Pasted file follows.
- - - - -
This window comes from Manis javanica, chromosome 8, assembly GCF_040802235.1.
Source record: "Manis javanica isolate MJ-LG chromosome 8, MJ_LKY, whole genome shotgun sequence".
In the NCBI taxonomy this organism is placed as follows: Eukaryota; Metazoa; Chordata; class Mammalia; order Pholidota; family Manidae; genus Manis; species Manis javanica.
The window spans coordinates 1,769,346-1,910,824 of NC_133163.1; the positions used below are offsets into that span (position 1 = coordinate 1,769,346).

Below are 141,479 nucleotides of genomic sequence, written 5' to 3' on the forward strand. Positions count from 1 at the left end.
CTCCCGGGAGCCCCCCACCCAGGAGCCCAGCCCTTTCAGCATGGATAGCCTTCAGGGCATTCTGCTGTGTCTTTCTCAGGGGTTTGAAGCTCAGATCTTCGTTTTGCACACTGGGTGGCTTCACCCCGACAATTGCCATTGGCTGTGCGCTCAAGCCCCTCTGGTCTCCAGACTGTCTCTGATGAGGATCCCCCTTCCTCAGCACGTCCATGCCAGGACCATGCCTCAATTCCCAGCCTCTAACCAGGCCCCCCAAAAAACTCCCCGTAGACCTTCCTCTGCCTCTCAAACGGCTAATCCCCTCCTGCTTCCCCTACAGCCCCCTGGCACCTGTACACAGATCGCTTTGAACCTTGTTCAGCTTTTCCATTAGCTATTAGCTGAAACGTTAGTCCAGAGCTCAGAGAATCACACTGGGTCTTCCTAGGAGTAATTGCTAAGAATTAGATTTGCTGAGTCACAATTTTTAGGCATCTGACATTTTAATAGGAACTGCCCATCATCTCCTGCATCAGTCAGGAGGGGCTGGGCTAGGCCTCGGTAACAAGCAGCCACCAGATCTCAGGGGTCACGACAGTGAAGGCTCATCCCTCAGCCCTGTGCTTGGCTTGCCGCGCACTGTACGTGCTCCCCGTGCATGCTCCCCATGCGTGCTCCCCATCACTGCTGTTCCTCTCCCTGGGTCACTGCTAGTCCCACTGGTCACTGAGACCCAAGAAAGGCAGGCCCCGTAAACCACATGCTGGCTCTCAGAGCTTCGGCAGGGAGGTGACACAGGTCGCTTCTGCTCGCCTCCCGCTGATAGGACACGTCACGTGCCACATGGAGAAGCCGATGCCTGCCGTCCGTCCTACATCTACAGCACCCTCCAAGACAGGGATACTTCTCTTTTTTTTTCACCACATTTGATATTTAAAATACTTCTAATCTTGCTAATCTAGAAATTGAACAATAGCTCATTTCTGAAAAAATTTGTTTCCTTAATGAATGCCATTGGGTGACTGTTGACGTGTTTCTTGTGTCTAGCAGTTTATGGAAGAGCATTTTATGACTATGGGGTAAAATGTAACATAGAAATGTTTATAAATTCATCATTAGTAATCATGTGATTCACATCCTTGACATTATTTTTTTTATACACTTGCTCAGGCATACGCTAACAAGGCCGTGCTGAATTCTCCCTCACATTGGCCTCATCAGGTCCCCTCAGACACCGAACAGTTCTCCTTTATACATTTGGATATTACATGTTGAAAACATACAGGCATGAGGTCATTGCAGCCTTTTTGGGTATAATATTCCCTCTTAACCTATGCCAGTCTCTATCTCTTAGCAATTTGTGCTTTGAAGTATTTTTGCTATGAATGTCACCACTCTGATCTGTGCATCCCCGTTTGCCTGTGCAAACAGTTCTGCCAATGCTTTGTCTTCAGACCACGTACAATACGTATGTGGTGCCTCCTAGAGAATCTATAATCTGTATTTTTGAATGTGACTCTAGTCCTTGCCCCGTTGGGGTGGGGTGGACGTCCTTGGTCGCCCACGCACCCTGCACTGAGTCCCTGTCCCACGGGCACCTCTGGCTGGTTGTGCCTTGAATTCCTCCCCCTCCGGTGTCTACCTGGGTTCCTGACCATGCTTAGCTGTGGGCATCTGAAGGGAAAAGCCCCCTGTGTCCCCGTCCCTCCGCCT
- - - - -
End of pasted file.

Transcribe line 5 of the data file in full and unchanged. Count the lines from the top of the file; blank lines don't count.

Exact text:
Below are 141,479 nucleotides of genomic sequence, written 5' to 3' on the forward strand. Positions count from 1 at the left end.